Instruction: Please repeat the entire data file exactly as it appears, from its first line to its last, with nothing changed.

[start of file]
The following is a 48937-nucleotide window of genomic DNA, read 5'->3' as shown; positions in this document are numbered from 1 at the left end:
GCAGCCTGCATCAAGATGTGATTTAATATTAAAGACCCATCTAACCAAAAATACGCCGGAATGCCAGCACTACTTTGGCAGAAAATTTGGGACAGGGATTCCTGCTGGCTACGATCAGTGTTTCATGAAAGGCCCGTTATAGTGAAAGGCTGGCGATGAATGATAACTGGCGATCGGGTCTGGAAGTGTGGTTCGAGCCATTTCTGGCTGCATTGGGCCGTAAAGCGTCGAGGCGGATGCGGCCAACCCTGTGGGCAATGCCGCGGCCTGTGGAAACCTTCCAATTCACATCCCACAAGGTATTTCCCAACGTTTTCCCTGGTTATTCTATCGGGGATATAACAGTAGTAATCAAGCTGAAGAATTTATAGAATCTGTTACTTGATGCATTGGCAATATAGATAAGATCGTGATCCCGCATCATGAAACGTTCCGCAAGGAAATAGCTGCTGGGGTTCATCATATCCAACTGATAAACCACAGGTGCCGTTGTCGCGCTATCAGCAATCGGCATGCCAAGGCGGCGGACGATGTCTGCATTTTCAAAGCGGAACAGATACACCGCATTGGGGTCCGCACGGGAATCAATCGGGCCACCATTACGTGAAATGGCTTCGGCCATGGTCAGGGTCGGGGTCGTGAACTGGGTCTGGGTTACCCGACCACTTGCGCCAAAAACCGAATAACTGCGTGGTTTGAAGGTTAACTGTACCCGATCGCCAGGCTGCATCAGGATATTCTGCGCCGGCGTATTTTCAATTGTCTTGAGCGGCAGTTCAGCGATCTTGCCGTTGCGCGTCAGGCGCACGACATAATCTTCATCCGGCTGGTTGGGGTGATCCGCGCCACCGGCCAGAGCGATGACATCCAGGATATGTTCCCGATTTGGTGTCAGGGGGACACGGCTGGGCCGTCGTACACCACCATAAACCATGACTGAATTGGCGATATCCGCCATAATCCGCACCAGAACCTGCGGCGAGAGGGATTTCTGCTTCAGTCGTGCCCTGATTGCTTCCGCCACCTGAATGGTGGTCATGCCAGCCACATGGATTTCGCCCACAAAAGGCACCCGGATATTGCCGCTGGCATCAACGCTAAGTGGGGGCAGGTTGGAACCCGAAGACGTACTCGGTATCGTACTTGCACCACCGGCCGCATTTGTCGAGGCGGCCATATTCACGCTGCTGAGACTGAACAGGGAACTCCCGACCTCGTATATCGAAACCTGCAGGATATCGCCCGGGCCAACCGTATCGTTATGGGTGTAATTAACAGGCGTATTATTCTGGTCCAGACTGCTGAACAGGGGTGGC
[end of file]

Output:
The following is a 48937-nucleotide window of genomic DNA, read 5'->3' as shown; positions in this document are numbered from 1 at the left end:
GCAGCCTGCATCAAGATGTGATTTAATATTAAAGACCCATCTAACCAAAAATACGCCGGAATGCCAGCACTACTTTGGCAGAAAATTTGGGACAGGGATTCCTGCTGGCTACGATCAGTGTTTCATGAAAGGCCCGTTATAGTGAAAGGCTGGCGATGAATGATAACTGGCGATCGGGTCTGGAAGTGTGGTTCGAGCCATTTCTGGCTGCATTGGGCCGTAAAGCGTCGAGGCGGATGCGGCCAACCCTGTGGGCAATGCCGCGGCCTGTGGAAACCTTCCAATTCACATCCCACAAGGTATTTCCCAACGTTTTCCCTGGTTATTCTATCGGGGATATAACAGTAGTAATCAAGCTGAAGAATTTATAGAATCTGTTACTTGATGCATTGGCAATATAGATAAGATCGTGATCCCGCATCATGAAACGTTCCGCAAGGAAATAGCTGCTGGGGTTCATCATATCCAACTGATAAACCACAGGTGCCGTTGTCGCGCTATCAGCAATCGGCATGCCAAGGCGGCGGACGATGTCTGCATTTTCAAAGCGGAACAGATACACCGCATTGGGGTCCGCACGGGAATCAATCGGGCCACCATTACGTGAAATGGCTTCGGCCATGGTCAGGGTCGGGGTCGTGAACTGGGTCTGGGTTACCCGACCACTTGCGCCAAAAACCGAATAACTGCGTGGTTTGAAGGTTAACTGTACCCGATCGCCAGGCTGCATCAGGATATTCTGCGCCGGCGTATTTTCAATTGTCTTGAGCGGCAGTTCAGCGATCTTGCCGTTGCGCGTCAGGCGCACGACATAATCTTCATCCGGCTGGTTGGGGTGATCCGCGCCACCGGCCAGAGCGATGACATCCAGGATATGTTCCCGATTTGGTGTCAGGGGGACACGGCTGGGCCGTCGTACACCACCATAAACCATGACTGAATTGGCGATATCCGCCATAATCCGCACCAGAACCTGCGGCGAGAGGGATTTCTGCTTCAGTCGTGCCCTGATTGCTTCCGCCACCTGAATGGTGGTCATGCCAGCCACATGGATTTCGCCCACAAAAGGCACCCGGATATTGCCGCTGGCATCAACGCTAAGTGGGGGCAGGTTGGAACCCGAAGACGTACTCGGTATCGTACTTGCACCACCGGCCGCATTTGTCGAGGCGGCCATATTCACGCTGCTGAGACTGAACAGGGAACTCCCGACCTCGTATATCGAAACCTGCAGGATATCGCCCGGGCCAACCGTATCGTTATGGGTGTAATTAACAGGCGTATTATTCTGGTCCAGACTGCTGAACAGGGGTGGC